A spruce forest regeneration experiment in Interior Alaska that spanned nearly 30 years demonstrates which forest management practices produce the best results.
The experiment, launched by three Fairbanks scientists, looked at different combinations of ground treatments to reduce competition from other vegetation. It also tested regeneration methods, such as planting spruce seedlings and broadcast seeding.
The results, published Aug. 19 in the journal Forest Ecology and Management, showed that planting white spruce seedlings is the best way to produce a spruce-dominated stand after 28 years. Broadcast seeding was the next most effective method. The two options were the most expensive among those tested.
University of Alaska Fairbanks forest ecologist Glenn Juday, who helped establish the experiment in the mid-1980s and is a co-author of the paper, said the research shows the environmental and management situations in which different techniques work best and the situations in which they are unnecessary or even counterproductive.
Juday was a young professor in 1983 when fire swept through the Tanana Valley State Forest southwest of Fairbanks, burning 8,600 acres. The Rosie Creek Fire, whipped by wind, burned into a section of the forest known as the Bonanza Creek Experimental Forest.
Juday and two other scientists, John Zasada and Roseann Densmore, realized the fire provided a perfect setting for a forest regeneration experiment. They wanted to test which methods worked best to establish white spruce.
White spruce is the Interior’s most valuable commercial species but also the most difficult to re-establish, said Juday. Other species, such as birch, establish or resprout readily, grow faster and compete with spruce.
“Regenerating white spruce is our biggest challenge,” he said.
The researchers established a 66-acre treatment area in 1985. The plots received one of four different types of ground treatments to reduce competing vegetation and five different white spruce regeneration treatments, including planting seedlings and broadcast seeding. Some control plots were left to regenerate naturally.
The first results from the research were published in a 1999 article that concluded adequate numbers of spruce were established in most treatments. In 2010, Juday took an aerial photograph that showed more definitively how the treatments had worked.
“After another decade, it was a lot more obvious who the winners and losers were,” he said.
In 2013 and 2014, while earning a master’s degree in natural resources management, Andrew Allaby worked with Juday to design a project that would re-examine the type of trees and the total growth in the plots. Brian Young, who worked for the Alaska Division of Forestry and had just completed his doctorate at UAF, helped with the analysis of the data and on the paper.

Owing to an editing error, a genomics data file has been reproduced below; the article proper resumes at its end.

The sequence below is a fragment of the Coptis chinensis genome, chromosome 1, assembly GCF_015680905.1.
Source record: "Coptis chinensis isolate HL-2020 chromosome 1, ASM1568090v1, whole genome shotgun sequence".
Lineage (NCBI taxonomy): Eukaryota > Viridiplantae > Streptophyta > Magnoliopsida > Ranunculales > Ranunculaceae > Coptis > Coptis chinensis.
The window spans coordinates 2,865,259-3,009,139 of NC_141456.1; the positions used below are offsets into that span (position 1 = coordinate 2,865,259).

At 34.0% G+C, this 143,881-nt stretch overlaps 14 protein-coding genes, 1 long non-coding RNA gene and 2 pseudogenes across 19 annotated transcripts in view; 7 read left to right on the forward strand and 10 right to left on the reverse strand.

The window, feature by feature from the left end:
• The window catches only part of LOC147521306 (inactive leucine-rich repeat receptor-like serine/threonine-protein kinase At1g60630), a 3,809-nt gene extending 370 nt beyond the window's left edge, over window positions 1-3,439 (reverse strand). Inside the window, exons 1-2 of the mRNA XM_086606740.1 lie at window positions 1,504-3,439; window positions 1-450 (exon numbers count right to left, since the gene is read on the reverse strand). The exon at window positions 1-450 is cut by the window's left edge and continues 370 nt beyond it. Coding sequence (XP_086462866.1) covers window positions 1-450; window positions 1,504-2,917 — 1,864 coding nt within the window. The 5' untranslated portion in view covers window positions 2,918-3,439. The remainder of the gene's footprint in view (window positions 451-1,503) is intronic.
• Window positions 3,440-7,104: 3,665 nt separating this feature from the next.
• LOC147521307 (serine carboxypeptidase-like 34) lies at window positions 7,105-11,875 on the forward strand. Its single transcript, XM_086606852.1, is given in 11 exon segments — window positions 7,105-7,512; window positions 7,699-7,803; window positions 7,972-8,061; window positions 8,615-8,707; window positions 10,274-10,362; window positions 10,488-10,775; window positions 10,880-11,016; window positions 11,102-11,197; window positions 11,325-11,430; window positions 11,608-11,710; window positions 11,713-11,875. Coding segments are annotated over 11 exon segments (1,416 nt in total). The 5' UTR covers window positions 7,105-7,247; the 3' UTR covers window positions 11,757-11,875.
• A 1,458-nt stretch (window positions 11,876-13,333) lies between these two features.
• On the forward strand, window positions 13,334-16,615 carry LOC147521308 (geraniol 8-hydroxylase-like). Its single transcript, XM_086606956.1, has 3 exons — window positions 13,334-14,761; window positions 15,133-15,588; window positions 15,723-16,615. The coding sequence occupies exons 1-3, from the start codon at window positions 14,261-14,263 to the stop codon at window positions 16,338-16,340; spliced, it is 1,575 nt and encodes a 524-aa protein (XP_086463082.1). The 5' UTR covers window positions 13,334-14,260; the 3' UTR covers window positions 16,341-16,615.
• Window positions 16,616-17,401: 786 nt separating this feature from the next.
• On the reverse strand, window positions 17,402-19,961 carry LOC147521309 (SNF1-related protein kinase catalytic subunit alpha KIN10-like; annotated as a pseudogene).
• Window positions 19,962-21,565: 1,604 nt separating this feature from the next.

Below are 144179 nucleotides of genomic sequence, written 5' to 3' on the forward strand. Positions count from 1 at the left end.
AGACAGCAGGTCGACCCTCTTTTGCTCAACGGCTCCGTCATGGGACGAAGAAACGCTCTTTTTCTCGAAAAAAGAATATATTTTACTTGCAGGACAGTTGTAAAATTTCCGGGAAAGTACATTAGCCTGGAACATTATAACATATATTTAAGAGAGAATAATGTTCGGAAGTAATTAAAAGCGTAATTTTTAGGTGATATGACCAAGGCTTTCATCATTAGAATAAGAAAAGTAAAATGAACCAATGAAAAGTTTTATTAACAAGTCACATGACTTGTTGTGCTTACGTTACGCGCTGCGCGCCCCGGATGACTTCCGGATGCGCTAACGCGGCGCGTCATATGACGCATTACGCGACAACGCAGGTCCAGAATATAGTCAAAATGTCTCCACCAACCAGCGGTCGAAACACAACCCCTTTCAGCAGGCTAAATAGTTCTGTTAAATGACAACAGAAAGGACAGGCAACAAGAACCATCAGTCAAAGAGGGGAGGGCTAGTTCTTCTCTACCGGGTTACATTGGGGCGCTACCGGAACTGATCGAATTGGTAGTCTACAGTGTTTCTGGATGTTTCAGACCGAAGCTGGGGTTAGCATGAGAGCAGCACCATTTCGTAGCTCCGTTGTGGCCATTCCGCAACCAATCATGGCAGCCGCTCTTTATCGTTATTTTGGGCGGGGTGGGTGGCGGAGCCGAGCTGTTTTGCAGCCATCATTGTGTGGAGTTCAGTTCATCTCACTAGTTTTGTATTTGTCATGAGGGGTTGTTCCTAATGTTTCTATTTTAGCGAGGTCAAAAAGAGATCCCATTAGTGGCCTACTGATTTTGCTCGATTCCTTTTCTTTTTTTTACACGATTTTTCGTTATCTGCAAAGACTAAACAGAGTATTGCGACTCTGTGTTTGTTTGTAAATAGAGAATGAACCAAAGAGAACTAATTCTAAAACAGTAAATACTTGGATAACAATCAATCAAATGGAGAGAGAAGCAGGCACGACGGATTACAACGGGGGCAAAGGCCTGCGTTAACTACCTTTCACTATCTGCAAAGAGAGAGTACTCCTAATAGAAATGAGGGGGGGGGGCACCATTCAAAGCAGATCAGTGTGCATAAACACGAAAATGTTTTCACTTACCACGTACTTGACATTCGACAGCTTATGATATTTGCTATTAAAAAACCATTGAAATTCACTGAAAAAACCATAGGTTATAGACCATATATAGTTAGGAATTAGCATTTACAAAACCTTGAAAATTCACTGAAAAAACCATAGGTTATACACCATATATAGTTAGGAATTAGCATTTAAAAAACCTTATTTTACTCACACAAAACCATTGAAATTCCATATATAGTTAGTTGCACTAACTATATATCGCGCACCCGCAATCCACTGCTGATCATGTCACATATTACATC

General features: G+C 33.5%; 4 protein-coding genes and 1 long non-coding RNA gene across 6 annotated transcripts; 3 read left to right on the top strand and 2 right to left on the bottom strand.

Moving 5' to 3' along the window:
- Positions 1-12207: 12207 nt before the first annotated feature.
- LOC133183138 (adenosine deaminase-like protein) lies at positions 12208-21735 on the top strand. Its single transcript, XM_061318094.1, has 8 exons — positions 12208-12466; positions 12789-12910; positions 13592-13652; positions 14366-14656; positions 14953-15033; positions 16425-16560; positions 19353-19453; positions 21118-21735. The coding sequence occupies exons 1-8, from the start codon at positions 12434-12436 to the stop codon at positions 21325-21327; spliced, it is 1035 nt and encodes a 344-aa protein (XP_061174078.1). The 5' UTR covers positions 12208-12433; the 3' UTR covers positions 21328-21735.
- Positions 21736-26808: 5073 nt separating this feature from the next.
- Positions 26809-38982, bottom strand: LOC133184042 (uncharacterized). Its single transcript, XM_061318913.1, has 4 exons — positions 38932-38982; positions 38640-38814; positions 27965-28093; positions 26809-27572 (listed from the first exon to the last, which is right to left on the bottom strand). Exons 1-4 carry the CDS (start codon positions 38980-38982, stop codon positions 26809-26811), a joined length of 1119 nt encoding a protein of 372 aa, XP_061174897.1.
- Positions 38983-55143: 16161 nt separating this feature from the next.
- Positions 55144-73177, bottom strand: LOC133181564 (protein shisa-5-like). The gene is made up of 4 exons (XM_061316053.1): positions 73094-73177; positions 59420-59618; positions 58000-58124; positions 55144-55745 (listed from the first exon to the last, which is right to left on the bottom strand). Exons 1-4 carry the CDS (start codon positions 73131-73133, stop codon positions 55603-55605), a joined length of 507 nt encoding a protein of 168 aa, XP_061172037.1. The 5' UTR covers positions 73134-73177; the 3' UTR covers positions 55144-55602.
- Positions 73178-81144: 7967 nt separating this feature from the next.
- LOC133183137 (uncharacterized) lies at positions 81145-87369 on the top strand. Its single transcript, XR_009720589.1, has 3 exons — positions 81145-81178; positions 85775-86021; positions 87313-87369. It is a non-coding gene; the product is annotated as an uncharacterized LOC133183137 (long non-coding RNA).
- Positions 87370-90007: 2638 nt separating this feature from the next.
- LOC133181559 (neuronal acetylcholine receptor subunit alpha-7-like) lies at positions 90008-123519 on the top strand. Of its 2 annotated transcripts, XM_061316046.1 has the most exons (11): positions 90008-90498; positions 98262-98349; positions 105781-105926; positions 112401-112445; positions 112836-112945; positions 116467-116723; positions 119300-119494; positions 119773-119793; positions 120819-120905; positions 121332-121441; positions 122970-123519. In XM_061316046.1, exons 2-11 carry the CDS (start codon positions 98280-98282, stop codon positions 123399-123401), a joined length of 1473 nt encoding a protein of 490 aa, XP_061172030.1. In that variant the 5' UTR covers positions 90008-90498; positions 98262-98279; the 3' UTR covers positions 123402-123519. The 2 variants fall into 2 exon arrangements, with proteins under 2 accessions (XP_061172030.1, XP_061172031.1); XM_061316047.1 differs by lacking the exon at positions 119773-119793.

Their research shows that white spruce basal area in the planted seedling plots was six times greater than in the naturally regenerated plots, and the number of white spruce stems in broadcast-seeded plots was three times greater.
When the regeneration experiment began, Juday said, producing large white spruce was the primary goal of forest managers. Now some forest landowners want wood of any type for biomass energy. The regeneration installation provided useful information for them as well.
The ground-clearing treatments did not have a significant effect on the spruce regeneration, but they did increase the size and density of birch trees.
Juday is excited about the research, which was supported by a state capital appropriation. The Alaska Constitution requires a sustained yield on forestlands, and the study helps confirm that the state’s reforestation practices satisfy that goal, Juday said. This study and a recent long-term study by another graduate student, Miho Morimoto, have directly examined the regeneration of harvested forestlands, he noted.
“We’ve got much more evidence now that the regeneration practices have worked,” Juday said.
A science and technical committee established by the Division of Forestry used the new information and research from the Bonanza Creek Long-Term Ecological Research site to revise state reforestation standards.
Allaby, the lead author on the paper, received his master’s degree in 2016 and works for the Division of Forestry. Young, who earned his doctorate in natural resources management in 2013, is an assistant professor at Landmark College in Vermont. Juday retired from the university in 2014 but continues with his research.